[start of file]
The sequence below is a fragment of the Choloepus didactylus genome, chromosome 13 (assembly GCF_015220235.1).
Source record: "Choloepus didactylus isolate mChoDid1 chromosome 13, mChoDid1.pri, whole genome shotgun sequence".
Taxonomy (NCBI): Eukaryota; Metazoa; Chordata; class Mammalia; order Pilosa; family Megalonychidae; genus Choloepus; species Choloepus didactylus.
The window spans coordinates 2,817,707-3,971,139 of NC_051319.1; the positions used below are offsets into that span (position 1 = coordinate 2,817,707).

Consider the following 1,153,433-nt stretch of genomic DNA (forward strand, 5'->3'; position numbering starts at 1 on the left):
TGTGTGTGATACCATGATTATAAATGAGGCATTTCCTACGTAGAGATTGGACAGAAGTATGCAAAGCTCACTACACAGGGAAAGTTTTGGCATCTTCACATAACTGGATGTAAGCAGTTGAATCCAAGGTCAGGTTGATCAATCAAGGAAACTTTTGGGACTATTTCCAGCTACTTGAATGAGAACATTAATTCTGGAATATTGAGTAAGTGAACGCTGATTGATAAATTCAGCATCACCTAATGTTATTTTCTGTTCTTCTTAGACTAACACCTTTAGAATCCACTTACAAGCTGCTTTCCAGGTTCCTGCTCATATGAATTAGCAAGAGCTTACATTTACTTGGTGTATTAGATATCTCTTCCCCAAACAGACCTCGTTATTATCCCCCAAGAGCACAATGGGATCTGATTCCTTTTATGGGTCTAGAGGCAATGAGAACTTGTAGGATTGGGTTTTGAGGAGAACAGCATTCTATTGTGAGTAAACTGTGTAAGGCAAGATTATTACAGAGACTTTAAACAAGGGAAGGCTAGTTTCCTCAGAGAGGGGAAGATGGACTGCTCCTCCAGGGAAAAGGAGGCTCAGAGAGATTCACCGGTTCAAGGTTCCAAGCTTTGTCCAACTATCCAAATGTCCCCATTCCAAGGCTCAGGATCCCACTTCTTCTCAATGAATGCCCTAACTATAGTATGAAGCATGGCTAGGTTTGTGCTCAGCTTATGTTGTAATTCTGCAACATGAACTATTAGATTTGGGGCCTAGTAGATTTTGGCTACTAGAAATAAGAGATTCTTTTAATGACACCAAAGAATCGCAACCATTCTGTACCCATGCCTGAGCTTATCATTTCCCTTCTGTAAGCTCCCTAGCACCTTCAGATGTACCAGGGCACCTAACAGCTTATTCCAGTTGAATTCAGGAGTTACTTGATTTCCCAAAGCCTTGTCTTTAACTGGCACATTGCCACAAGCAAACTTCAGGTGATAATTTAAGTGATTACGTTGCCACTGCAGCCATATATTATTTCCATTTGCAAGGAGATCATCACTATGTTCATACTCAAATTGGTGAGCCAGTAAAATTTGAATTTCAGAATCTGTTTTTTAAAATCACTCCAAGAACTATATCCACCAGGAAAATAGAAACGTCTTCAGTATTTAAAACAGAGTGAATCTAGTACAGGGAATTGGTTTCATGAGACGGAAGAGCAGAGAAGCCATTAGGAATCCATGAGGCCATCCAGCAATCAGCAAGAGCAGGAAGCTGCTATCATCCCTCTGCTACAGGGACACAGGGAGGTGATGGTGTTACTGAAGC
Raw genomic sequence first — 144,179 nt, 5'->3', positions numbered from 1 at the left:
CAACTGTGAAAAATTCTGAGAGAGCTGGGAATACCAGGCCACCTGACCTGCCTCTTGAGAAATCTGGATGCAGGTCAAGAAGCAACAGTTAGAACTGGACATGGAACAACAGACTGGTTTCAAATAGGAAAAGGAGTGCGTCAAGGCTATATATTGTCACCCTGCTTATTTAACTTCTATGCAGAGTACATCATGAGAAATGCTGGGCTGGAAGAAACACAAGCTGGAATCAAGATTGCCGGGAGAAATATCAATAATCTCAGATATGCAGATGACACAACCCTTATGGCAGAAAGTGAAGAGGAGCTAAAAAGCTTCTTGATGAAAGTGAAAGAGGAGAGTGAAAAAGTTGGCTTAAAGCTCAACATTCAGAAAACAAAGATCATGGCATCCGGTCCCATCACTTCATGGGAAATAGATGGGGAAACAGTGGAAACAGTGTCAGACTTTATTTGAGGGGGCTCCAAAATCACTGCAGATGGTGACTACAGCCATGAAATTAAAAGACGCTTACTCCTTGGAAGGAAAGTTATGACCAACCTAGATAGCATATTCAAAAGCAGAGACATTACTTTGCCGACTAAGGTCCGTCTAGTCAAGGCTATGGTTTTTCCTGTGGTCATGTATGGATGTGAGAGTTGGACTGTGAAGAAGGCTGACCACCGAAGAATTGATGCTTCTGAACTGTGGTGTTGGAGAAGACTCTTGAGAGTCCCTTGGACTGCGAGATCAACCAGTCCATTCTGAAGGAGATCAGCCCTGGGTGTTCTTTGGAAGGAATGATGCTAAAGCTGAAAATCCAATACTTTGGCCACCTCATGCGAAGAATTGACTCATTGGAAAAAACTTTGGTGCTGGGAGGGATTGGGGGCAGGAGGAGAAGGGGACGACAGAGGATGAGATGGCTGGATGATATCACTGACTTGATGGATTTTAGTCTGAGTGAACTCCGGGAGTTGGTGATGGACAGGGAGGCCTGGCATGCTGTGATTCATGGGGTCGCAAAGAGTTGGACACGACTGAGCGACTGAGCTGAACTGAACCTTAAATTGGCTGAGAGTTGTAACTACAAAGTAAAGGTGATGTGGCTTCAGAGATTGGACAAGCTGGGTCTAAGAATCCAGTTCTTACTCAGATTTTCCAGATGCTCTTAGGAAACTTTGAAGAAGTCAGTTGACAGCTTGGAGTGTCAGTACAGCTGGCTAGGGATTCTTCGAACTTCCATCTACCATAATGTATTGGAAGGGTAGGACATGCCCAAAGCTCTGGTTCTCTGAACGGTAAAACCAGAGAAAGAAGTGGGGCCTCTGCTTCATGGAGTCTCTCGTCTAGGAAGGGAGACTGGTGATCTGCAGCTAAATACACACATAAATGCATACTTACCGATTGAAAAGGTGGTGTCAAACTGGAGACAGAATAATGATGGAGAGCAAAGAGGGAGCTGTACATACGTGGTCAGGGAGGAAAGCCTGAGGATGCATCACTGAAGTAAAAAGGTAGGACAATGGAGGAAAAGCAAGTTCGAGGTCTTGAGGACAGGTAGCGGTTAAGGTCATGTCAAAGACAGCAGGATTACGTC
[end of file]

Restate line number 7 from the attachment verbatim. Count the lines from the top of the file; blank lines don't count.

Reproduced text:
Raw genomic sequence first — 144,179 nt, 5'->3', positions numbered from 1 at the left: